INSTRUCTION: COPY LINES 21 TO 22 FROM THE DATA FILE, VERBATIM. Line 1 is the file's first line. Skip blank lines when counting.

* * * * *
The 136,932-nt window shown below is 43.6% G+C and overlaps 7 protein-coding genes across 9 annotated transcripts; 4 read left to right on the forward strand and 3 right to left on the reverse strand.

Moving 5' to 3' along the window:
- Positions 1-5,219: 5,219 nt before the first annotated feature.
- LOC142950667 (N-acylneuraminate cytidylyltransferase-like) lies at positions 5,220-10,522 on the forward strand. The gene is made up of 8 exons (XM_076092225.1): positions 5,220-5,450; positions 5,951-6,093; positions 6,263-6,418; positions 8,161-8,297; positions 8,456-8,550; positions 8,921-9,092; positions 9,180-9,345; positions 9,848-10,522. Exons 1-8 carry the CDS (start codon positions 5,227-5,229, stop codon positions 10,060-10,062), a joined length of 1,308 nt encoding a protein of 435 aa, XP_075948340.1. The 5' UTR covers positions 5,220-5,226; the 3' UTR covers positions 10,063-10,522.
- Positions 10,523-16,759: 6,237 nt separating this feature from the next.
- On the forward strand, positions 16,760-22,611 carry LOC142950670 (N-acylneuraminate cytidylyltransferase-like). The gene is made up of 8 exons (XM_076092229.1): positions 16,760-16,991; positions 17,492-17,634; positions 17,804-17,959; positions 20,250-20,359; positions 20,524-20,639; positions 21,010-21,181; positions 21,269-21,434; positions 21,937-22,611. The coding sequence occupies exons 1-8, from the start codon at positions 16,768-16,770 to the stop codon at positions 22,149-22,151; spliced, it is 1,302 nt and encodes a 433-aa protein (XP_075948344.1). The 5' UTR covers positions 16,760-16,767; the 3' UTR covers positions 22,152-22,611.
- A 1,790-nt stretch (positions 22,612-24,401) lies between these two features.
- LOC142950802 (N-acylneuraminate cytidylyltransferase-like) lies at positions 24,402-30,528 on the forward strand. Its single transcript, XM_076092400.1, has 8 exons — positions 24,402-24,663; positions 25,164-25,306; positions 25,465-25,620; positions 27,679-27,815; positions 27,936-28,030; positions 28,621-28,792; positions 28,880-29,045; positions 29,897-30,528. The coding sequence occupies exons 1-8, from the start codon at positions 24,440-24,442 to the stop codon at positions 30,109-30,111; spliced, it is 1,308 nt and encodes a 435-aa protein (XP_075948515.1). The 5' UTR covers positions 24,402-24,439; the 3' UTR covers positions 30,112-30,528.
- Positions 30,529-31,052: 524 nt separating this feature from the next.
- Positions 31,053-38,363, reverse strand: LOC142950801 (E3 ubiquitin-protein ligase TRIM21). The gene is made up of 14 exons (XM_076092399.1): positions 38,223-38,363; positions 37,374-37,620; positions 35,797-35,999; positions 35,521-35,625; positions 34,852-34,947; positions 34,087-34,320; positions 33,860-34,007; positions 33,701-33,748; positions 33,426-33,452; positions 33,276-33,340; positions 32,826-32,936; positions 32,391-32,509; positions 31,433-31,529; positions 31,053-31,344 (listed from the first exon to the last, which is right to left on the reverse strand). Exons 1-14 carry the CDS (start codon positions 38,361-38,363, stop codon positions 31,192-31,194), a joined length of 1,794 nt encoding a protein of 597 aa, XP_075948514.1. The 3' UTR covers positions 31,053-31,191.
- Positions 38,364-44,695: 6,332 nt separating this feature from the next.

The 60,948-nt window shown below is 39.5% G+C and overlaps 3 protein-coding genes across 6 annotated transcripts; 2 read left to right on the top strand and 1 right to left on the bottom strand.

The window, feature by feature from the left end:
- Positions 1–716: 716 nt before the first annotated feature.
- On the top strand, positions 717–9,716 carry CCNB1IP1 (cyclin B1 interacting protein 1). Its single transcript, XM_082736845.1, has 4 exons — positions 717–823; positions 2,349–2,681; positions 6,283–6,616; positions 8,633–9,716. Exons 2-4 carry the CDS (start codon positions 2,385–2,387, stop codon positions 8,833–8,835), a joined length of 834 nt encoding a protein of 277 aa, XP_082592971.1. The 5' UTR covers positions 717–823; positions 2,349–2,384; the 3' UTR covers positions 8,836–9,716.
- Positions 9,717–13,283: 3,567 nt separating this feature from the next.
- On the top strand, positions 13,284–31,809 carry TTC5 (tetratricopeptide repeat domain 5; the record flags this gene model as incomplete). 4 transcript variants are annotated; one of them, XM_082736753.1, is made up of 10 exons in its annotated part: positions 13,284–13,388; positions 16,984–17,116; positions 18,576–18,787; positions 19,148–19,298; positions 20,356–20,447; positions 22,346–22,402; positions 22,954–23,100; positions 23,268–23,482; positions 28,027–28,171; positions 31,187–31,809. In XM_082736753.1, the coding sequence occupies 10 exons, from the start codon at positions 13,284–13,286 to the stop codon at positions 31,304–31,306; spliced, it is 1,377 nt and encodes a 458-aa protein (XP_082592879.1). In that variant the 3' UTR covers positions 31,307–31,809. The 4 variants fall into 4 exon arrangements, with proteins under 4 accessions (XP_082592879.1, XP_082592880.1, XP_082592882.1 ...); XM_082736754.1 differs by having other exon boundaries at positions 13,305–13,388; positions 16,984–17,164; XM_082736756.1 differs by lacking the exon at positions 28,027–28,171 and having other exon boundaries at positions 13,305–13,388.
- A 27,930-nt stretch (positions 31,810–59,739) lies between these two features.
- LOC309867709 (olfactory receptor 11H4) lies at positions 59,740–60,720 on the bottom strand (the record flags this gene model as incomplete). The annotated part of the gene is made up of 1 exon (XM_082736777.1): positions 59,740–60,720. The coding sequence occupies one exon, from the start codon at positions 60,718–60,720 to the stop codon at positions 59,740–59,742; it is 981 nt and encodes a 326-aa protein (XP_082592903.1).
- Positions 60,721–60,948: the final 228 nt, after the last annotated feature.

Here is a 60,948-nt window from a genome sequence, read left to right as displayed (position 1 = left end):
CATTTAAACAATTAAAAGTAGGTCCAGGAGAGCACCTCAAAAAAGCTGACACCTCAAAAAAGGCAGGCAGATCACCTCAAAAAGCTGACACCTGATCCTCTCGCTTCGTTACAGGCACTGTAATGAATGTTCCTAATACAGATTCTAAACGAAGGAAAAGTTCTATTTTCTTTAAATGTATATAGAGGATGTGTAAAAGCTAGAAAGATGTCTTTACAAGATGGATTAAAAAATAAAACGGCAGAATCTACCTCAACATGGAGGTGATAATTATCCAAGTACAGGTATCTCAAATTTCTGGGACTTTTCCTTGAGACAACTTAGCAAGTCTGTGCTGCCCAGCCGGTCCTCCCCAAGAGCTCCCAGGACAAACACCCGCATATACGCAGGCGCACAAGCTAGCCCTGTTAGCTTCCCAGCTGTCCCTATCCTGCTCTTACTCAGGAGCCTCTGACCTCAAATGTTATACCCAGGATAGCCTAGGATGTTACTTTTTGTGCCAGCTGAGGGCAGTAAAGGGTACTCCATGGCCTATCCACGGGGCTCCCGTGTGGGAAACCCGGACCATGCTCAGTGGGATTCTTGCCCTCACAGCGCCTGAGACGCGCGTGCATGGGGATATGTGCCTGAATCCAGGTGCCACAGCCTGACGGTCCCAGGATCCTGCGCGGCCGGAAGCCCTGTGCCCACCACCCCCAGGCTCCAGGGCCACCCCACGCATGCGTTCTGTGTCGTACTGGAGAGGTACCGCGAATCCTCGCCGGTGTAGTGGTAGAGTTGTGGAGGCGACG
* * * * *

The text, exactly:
Here is a 60,948-nt window from a genome sequence, read left to right as displayed (position 1 = left end):
CATTTAAACAATTAAAAGTAGGTCCAGGAGAGCACCTCAAAAAAGCTGACACCTCAAAAAAGGCAGGCAGATCACCTCAAAAAGCTGACACCTGATCCTCTCGCTTCGTTACAGGCACTGTAATGAATGTTCCTAATACAGATTCTAAACGAAGGAAAAGTTCTATTTTCTTTAAATGTATATAGAGGATGTGTAAAAGCTAGAAAGATGTCTTTACAAGATGGATTAAAAAATAAAACGGCAGAATCTACCTCAACATGGAGGTGATAATTATCCAAGTACAGGTATCTCAAATTTCTGGGACTTTTCCTTGAGACAACTTAGCAAGTCTGTGCTGCCCAGCCGGTCCTCCCCAAGAGCTCCCAGGACAAACACCCGCATATACGCAGGCGCACAAGCTAGCCCTGTTAGCTTCCCAGCTGTCCCTATCCTGCTCTTACTCAGGAGCCTCTGACCTCAAATGTTATACCCAGGATAGCCTAGGATGTTACTTTTTGTGCCAGCTGAGGGCAGTAAAGGGTACTCCATGGCCTATCCACGGGGCTCCCGTGTGGGAAACCCGGACCATGCTCAGTGGGATTCTTGCCCTCACAGCGCCTGAGACGCGCGTGCATGGGGATATGTGCCTGAATCCAGGTGCCACAGCCTGACGGTCCCAGGATCCTGCGCGGCCGGAAGCCCTGTGCCCACCACCCCCAGGCTCCAGGGCCACCCCACGCATGCGTTCTGTGTCGTACTGGAGAGGTACCGCGAATCCTCGCCGGTGTAGTGGTAGAGTTGTGGAGGCGACG